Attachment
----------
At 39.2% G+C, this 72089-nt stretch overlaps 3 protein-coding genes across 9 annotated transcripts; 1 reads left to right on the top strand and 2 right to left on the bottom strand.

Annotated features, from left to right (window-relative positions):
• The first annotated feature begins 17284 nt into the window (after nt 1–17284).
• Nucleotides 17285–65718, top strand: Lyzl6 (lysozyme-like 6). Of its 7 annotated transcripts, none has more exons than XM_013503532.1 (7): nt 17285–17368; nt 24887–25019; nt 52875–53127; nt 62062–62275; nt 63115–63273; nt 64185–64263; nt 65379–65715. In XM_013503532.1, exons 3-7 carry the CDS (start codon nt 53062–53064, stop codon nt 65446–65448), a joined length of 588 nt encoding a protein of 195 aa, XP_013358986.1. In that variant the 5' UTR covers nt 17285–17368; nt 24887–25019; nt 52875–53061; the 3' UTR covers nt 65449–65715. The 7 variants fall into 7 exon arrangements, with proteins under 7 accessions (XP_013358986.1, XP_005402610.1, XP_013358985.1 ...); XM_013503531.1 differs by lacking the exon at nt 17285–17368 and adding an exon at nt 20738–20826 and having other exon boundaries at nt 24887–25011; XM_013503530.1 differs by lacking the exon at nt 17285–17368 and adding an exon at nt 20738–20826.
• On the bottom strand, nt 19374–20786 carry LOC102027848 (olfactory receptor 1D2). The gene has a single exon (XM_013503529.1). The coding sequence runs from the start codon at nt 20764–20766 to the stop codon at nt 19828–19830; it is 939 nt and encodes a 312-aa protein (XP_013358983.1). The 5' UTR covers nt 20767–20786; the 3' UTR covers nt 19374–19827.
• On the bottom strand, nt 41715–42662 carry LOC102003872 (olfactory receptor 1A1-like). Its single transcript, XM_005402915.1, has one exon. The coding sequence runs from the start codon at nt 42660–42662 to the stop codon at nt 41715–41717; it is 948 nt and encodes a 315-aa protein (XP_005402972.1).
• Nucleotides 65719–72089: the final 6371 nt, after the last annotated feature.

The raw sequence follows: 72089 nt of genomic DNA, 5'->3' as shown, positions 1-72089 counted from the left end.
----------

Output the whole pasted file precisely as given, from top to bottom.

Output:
At 39.2% G+C, this 72089-nt stretch overlaps 3 protein-coding genes across 9 annotated transcripts; 1 reads left to right on the top strand and 2 right to left on the bottom strand.

Annotated features, from left to right (window-relative positions):
• The first annotated feature begins 17284 nt into the window (after nt 1–17284).
• Nucleotides 17285–65718, top strand: Lyzl6 (lysozyme-like 6). Of its 7 annotated transcripts, none has more exons than XM_013503532.1 (7): nt 17285–17368; nt 24887–25019; nt 52875–53127; nt 62062–62275; nt 63115–63273; nt 64185–64263; nt 65379–65715. In XM_013503532.1, exons 3-7 carry the CDS (start codon nt 53062–53064, stop codon nt 65446–65448), a joined length of 588 nt encoding a protein of 195 aa, XP_013358986.1. In that variant the 5' UTR covers nt 17285–17368; nt 24887–25019; nt 52875–53061; the 3' UTR covers nt 65449–65715. The 7 variants fall into 7 exon arrangements, with proteins under 7 accessions (XP_013358986.1, XP_005402610.1, XP_013358985.1 ...); XM_013503531.1 differs by lacking the exon at nt 17285–17368 and adding an exon at nt 20738–20826 and having other exon boundaries at nt 24887–25011; XM_013503530.1 differs by lacking the exon at nt 17285–17368 and adding an exon at nt 20738–20826.
• On the bottom strand, nt 19374–20786 carry LOC102027848 (olfactory receptor 1D2). The gene has a single exon (XM_013503529.1). The coding sequence runs from the start codon at nt 20764–20766 to the stop codon at nt 19828–19830; it is 939 nt and encodes a 312-aa protein (XP_013358983.1). The 5' UTR covers nt 20767–20786; the 3' UTR covers nt 19374–19827.
• On the bottom strand, nt 41715–42662 carry LOC102003872 (olfactory receptor 1A1-like). Its single transcript, XM_005402915.1, has one exon. The coding sequence runs from the start codon at nt 42660–42662 to the stop codon at nt 41715–41717; it is 948 nt and encodes a 315-aa protein (XP_005402972.1).
• Nucleotides 65719–72089: the final 6371 nt, after the last annotated feature.

The raw sequence follows: 72089 nt of genomic DNA, 5'->3' as shown, positions 1-72089 counted from the left end.